Dail Question by Clare Daly, Socialist Party

Clare Daly, Socialist Party TD for Dublin North asked the Minister for Education Ruairi Quinn about the classification of schools. Apparently in Ireland there is a distinction between the classifications of schools by the Department on the basis of the ethos of the schools as against that of the governance structures of the schools. This means that a school could have a religious ethos but the Government can tell the UN that it is non-denominational. An example of this is Designated Community Colleges at second level. These schools are under the full patronage of the VEC but operate a religious ethos.

One of the Recommendations of the Irish Human Rights Commission in their report last year is that the state should define legally the terms non-denominational, denominational, multi-denominational and interdenominational.

Uimhir:199
Ceist Pharlaiminte
Chun an Aire Oideachais agus Eolaíoctha
To the Minister for Education and Science

To ask the Minister for Education and Skills the reason Ireland mislead the UN
Human Rights Committee by rejecting the request to eliminate religious
education on the grounds that there are a growing number of non-denominational
schools, when in fact there are no non-denominational schools registered with
the Department..
– Clare Daly.

* For WRITTEN answer on Tuesday, 27th March, 2012.
Reference Number: 16523/12

Freagra
Minister Ruairí Quinn

I wish to assure the Deputy that Ireland did not mislead the UN Human Rights
Committee in any way in relation to this matter.

The UNHRC request in question related to the elimination of religious
discrimination in access to education. Ireland did not accept this. There is a
growing non-denominational school sector in Ireland, particularly at primary
level. These schools cater for all pupils and there is no denominational
involvement in their governance. The existing system of school admissions is
currently under review, and issues of access are being considered as part of
that review process. Religious groups are free to establish their own schools
to cater for members of their particular faith. This religious freedom is a
core element in our system at primary and secondary level.

I would like to clarify for the Deputy that there is a distinction between the
classification of schools by the Department on the basis of the ethos of the
schools as against that of the governance structures of the schools.

6 Comments

  1. Avatar
    Jon Pierson April 04, 2012

    A political answer, that is to say a non-answer (as opposed to a multi-answer), to a very clear and simple question.

    One thing that is conspicuous by its absence is any mention of a clearly defined list of “non-denominational” schools in Ireland. It must be assumed that this is only because there aren’t any, as stated in the question.

    There is, quite clearly, no growth in non-denominational schools because there are no non-denominational schools.

    Reply
  2. Avatar
    owen April 09, 2012

    Assholes – they collect tax in a non-denominational way, but feel the right to spend it in a denominational way. I would like the ability to refuse paying any part of my tax which is used to promote religion. Religion is a personal matter, which should be financed by the interested persons only.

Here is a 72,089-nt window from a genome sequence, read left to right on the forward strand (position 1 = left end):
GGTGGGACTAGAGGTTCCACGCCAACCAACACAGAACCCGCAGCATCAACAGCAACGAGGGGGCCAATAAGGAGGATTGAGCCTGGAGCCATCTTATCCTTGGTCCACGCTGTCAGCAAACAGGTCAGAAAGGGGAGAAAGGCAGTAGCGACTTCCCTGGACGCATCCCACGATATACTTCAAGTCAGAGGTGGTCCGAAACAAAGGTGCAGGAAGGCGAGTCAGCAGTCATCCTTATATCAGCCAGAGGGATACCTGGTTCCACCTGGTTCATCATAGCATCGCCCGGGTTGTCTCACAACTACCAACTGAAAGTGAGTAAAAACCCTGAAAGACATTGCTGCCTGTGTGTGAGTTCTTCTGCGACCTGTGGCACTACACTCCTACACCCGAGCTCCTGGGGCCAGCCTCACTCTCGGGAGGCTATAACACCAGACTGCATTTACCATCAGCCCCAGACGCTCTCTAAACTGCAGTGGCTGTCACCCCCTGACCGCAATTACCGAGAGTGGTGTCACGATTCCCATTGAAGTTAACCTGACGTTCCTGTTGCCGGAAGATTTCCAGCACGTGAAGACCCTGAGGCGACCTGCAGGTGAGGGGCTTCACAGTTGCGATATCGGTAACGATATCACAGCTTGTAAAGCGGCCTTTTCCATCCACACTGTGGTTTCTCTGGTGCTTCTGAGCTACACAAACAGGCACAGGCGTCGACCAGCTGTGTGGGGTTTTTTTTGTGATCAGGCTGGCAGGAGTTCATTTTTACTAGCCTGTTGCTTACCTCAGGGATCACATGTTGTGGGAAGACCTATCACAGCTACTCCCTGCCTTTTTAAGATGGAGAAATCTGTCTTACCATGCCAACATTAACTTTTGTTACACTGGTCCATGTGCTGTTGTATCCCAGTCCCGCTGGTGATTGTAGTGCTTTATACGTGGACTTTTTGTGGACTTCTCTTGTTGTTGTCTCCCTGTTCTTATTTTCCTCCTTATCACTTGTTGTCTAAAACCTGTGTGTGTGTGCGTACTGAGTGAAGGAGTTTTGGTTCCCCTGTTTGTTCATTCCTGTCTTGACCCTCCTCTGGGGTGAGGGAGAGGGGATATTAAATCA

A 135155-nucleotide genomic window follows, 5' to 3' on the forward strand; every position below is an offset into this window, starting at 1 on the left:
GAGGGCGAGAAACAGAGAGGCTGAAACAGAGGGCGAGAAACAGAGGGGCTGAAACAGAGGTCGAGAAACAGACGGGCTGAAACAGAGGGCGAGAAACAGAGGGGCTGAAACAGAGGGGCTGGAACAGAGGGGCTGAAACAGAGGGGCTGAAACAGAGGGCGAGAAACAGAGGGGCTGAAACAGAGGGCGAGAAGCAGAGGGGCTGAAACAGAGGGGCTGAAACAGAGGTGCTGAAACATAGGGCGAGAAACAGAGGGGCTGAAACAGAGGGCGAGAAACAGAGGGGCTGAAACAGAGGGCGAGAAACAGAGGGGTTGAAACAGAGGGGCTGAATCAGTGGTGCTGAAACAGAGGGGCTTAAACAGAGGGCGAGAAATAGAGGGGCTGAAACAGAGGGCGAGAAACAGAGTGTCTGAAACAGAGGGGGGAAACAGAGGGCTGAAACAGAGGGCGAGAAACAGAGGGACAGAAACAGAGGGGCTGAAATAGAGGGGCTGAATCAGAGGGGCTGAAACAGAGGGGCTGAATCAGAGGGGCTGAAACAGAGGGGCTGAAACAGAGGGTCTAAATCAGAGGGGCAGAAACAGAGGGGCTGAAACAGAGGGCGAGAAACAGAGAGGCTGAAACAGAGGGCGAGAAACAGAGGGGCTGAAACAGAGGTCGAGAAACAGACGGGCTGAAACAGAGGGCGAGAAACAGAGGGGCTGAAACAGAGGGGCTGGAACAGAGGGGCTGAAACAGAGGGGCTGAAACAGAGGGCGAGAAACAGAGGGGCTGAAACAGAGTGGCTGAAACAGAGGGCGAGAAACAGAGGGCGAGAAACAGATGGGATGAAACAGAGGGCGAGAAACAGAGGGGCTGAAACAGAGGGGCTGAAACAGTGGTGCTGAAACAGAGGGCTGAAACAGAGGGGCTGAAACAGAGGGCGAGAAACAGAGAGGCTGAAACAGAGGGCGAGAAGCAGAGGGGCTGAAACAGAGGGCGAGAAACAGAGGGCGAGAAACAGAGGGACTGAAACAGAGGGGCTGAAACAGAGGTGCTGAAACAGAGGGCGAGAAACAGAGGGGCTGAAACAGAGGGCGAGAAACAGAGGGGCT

Reply
    • Avatar
      Michael January 02, 2015

      It would be grand if everybody could see things through your rose coloured glasses. The majority of schools were set up by religious congregations of nuns and brothers. Without their work, we would still be a third world country. Do you think that past governments were going to spend money on setting up schools. Thats only a recent thing when our religious-educated scholars went onto running our councils and state.
      You also seem to ignore the fact that quite an amount of fund-raising for schhol facilities is done through collections at masses and services. I dont hear or see any non attenders or non- believers suggesting that they refuse this aid from the clergy collections. In recent years, when new classrooms were being built in one of my local rural schools, and when money was needed

      Reply
    • Avatar
      Michael January 02, 2015

      It would be grand if everybody could see things through your rose colored glasses. The majority of schools were set up by religious congregations of nuns and brothers. Without their work, we would still be a third world country. Do you think that past governments were going to spend money on setting up schools. Thats only a recent thing when our religious-educated scholars went onto running our councils and state.
      You also seem to ignore the fact that quite an amount of fund-raising for schhol facilities is done through collections at masses and services. I dont hear or see any non attenders or non- believers suggesting that they refuse this aid from the clergy collections. In recent years, when new classrooms were being built in one of my local rural schools, and when money was needed

      Reply
      • Avatar
        Michael January 02, 2015

        Ctd. who supplied the money required? It wasnt the non-beleivers. It came out of the Parish funds.
        Where do schools turn to when they need resources, equipment, funds? Its not our Labour ministers. No. You lot will never know. Its at church services that you will hear about school needs.
        Get real. Dont knock what is keeping the system going unless you have a better way.

        Reply
  3. Avatar
    Michael January 02, 2015

    UN and human rights?
    Dont make me cringe. Its not something to laugh at.
    It would be more in their line to restore the emegency aid to the Iraqis, Syrians and Nigerian refugees. This they took from them in the middle of winter. Savage cuts dont you agree?

    Reply

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